Following its Broadway engagement, Foster will headline the production in Los Angeles for a four-week engagement at Center Theatre Group’s Ahmanson Theatre from December 10, 2024 – January 5, 2025.

An uproarious update of Hans Christian Andersen’s “The Princess and the Pea,” Once Upon A Mattress sets an unapologetic free spirit loose in a repressed kingdom, reveling in Winnifred’s ability to charm and transform with willpower, honesty, and a little bit of help from her friends.  Full of gloriously catchy melodies like “Shy” and “In a Little While,” the musical first premiered in 1959, with music by Mary Rodgers, lyrics by Marshall Barer, and book by Jay Thompson, Dean Fuller, and Marshall Barer.

The Broadway production will feature Choreography by Drama Desk Award nominee Lorin Latarro (The Who’s Tommy), Scenic Design by Tony Award winner David Zinn (Fun Home, SpongeBob SquarePants), Lighting Design by Tony Award winner Justin Townsend (Moulin Rouge! The Musical), Costume Design by Andrea Hood (Into the Woods), Sound Design by Tony Award winner Kai Harada (Days of Wine and RosesMerrily We Roll Along), and Hair and Wig Design by J. Jared Janas (Sweeney Todd, &Juliet). General Management is by Wagner Johnson Productions. Casting is by The Telsey Office (Bernard Telsey, CSA; Craig Burns, CSA). Orchestrations are by Tony Award winner Bruce Coughlin (The Light in the Piazza), and Drama Desk Award winner Mary-Mitchell Campbell (Company) will serve as Music Supervisor, Annbritt duChateau as Music Director, and Cody Renard Richard as Production Stage Manager.

A special fan pre-sale will begin on Tuesday, May 28, at 10:00AM ET – sign up for early access to tickets. Tickets will go on sale to the general public on Wednesday, May 29 at 10:00AM ET.

Further casting and creative team will be announced at a later date.

The Avett Brothers announced that their new musical Swept Away will begin previews on Broadway this fall at a Shubert theater to-be-announced. An odyssey of “mythic proportions” (San Francisco Chronicle), Swept Away features a book by Tony Award winner John Logan (Red, Moulin Rouge! The Musical), direction by Tony Award winner Michael Mayer (Spring Awakening, American Idiot) and choreography by Tony Award nominee David Neumann (Hadestown).

After sold out runs from coast to coast, Swept Away storms Broadway this fall.

The Swept Away creative team includes music arranger & orchestrator Chris Miller, music arranger & orchestrator/music supervisor Brian Usifer, music director Will Van Dyke, Tony Award-winning set designer Rachel Hauck, Tony Award-winning costume designer Susan Hilferty, four-time Tony Award-winning lighting designer Kevin Adams and Tony Award-winning sound designer John Shivers.For ticketing updates and more information, visit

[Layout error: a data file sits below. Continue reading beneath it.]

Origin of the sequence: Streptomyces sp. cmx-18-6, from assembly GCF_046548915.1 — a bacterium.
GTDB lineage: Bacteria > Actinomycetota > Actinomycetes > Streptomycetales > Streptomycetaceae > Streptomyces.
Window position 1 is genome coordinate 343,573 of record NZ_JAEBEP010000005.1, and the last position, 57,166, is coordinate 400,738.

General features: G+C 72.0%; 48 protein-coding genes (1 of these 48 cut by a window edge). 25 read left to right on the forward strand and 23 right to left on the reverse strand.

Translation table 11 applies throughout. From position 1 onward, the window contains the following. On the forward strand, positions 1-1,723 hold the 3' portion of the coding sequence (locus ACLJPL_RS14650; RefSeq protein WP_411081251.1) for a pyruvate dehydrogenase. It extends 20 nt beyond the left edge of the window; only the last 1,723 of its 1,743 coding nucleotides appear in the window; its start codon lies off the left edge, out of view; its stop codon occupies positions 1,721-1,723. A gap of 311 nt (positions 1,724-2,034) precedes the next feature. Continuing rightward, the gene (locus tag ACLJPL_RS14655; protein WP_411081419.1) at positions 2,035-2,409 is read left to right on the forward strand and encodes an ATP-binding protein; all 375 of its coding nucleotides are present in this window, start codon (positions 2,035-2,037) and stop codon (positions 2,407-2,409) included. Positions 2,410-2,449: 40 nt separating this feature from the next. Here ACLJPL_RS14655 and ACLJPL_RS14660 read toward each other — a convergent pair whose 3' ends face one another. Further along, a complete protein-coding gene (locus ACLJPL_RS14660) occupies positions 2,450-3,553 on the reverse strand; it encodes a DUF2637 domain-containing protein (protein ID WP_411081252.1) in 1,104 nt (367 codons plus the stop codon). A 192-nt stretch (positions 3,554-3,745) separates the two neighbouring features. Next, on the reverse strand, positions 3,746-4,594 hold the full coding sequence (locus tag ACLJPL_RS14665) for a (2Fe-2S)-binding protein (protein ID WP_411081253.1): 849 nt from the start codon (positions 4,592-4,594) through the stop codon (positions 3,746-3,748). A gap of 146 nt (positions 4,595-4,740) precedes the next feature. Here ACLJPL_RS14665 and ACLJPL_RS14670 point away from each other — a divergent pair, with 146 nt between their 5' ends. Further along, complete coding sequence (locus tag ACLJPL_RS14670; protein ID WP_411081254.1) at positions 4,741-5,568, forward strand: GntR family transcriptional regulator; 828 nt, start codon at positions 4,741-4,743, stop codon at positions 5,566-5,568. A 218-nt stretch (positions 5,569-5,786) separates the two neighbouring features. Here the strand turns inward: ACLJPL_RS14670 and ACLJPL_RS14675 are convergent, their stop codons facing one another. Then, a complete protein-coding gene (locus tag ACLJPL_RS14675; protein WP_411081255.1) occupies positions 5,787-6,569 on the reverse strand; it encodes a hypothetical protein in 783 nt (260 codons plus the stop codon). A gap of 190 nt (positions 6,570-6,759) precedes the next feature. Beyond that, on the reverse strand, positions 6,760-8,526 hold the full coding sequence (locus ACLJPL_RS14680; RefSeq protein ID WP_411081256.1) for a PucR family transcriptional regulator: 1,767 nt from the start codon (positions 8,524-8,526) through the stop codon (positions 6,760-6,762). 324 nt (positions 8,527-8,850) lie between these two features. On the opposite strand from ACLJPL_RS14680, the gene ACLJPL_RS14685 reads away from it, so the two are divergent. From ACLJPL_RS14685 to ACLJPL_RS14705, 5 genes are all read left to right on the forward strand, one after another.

Jared Grimes (Funny Girl) will host the Chita Rivera Awards, it was announced today. The 2024 Chita Rivera Awards will be presented on May 20 at 7:30pm at the NYU Skirball Center for the Performing Arts (566 LaGuardia Place off Washington Square Park), and are produced by Joe Lanteri, Founder and Executive Director of the New York City Dance Alliance Foundation, Inc. in conjunction with Patricia Watt.

Presenters include: Debbie Allen (Fame), Shoshana Bean (Hell’s Kitchen), Corbin Bleu (High School Musical, Little Shop…), Anthony Crivello (Kiss of the Spider Woman), Joel Grey(Cabaret), Huey Lewis (The Heart of Rock and Roll), and Joe Morton (Scandal, ART), Bebe Neuwirth (Cabaret at the Kit Kat Club, Chicago), Kenny Ortega (High School Musical), David Hyde Pierce (Here We Are, Spamalot), Brooke Shields (Suddenly Susan; The Adams Family), Ben Vereen (Pippin), and more.

The evening will feature performances by: Wayne Brady (The Wiz), Kristin Chenoweth (Wicked), Norm Lewis (Phantom of the Opera; Porgy and Bess), and Lea Salonga (Miss Saigon; Old Friends).

There will also be performances from the casts of Suffs, The Heart of Rock and Roll, and The Who’s Tommy.

At the May 20 Awards, Bernadette Peters will receive the Lifetime Achievement Award, Phil LaDuca will receive the Vanguard Award, for his outstanding contribution to the international dance community, and Mayte Natalio (Suffs; How to Dance in Ohio) will receive the Douglas and Ethel Watt Critics’ Choice Award.

The Douglas and Ethel Watt Critics’ Choice Award is bestowed by the journalists of the Chita Rivera Awards’ Broadway judging committee, to recognize outstanding work that falls outside the framework of the original categories. It is named for the longtime Daily News theater critic Douglas Watt and his wife Ethel, an original cast member of Carousel and Kiss Me, Kate who later became a producer.

Tickets to the Chita Rivera Awards are available to the general public

Pop the champagne! The Museum of Broadway will celebrate its newest special exhibit celebrating the 10-time Tony Award®-winning Best Musical Moulin Rouge! The Musical, presented in partnership with Chase Freedom and created exclusively for The Museum of Broadway. The exhibit, Moulin Rouge! The Musical: Spectacular, Spectacular, invites fans to step into the world of Belle Époque Paris and experience the splendor, eye-popping excess, and glittering extravagance of the hit show.